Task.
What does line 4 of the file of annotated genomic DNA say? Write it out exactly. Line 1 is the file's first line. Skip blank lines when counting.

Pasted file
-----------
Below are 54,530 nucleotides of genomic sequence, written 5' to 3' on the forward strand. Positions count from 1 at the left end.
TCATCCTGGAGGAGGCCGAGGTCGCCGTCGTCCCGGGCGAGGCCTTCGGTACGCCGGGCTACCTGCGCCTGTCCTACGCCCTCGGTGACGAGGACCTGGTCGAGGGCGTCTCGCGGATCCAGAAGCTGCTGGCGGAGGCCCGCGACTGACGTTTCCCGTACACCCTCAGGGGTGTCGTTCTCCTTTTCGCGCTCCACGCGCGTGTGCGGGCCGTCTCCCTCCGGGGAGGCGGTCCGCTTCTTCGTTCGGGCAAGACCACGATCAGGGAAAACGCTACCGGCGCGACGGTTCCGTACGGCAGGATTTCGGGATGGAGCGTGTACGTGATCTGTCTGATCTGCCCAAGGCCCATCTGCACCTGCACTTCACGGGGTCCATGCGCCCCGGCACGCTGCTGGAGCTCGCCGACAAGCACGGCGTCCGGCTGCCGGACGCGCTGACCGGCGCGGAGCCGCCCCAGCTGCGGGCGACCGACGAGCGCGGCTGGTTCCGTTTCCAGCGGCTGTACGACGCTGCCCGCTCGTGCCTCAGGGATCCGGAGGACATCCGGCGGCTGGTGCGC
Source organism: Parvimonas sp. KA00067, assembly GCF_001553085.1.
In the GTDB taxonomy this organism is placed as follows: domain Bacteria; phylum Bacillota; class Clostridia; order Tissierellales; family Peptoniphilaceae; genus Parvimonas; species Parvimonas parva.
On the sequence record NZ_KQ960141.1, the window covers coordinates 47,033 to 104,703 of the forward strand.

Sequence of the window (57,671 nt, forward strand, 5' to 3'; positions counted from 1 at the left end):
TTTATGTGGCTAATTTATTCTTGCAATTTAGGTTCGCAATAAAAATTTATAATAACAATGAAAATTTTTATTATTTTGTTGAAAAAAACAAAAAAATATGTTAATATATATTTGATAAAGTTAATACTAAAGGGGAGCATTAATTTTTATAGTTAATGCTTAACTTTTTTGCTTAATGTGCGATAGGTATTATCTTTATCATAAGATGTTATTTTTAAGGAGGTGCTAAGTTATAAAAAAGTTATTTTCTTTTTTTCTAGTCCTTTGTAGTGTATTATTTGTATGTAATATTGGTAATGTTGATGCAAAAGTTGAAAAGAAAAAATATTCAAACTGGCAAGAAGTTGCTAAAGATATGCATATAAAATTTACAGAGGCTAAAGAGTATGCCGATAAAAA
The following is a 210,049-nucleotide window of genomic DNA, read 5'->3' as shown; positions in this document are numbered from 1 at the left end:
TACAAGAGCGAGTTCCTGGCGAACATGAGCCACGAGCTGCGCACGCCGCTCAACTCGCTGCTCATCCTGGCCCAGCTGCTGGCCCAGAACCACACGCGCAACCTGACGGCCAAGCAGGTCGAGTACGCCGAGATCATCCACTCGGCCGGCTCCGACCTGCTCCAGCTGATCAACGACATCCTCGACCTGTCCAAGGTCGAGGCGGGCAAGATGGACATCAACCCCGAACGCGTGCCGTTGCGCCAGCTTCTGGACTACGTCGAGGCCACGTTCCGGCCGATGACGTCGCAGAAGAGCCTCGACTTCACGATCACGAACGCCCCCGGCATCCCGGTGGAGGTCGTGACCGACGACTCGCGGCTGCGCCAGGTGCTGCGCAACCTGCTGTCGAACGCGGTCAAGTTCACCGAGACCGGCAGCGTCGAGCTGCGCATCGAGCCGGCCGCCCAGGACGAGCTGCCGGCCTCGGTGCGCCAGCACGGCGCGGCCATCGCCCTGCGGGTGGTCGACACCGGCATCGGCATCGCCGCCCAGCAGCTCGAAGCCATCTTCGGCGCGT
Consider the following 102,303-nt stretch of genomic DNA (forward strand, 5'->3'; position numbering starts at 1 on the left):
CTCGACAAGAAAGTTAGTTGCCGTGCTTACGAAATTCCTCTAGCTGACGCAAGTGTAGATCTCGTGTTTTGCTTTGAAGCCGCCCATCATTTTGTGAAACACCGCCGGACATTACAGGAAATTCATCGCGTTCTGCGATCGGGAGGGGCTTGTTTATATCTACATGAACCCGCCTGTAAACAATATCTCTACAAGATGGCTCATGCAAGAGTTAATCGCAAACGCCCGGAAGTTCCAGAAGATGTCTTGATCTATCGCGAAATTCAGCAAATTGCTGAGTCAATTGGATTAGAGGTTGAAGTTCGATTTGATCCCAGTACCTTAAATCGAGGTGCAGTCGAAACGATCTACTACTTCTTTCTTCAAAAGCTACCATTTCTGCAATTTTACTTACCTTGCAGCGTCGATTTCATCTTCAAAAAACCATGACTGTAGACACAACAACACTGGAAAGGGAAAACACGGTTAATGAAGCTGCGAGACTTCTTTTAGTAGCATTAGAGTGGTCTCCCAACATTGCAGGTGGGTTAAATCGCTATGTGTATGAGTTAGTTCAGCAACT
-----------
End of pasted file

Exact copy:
In the GTDB taxonomy this organism is placed as follows: domain Bacteria; phylum Bacillota; class Clostridia; order Tissierellales; family Peptoniphilaceae; genus Parvimonas; species Parvimonas parva.